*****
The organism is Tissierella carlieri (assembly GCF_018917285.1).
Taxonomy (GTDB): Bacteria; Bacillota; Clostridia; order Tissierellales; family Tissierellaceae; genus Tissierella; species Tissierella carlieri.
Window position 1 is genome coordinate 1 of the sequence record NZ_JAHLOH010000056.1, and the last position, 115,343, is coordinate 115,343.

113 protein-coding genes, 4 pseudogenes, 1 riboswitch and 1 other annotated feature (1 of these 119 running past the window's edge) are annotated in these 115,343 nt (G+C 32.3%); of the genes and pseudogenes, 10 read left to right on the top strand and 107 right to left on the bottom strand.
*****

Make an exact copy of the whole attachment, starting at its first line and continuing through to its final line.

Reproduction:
The organism is Tissierella carlieri (assembly GCF_018917285.1).
Taxonomy (GTDB): Bacteria; Bacillota; Clostridia; order Tissierellales; family Tissierellaceae; genus Tissierella; species Tissierella carlieri.
Window position 1 is genome coordinate 1 of the sequence record NZ_JAHLOH010000056.1, and the last position, 115,343, is coordinate 115,343.

113 protein-coding genes, 4 pseudogenes, 1 riboswitch and 1 other annotated feature (1 of these 119 running past the window's edge) are annotated in these 115,343 nt (G+C 32.3%); of the genes and pseudogenes, 10 read left to right on the top strand and 107 right to left on the bottom strand.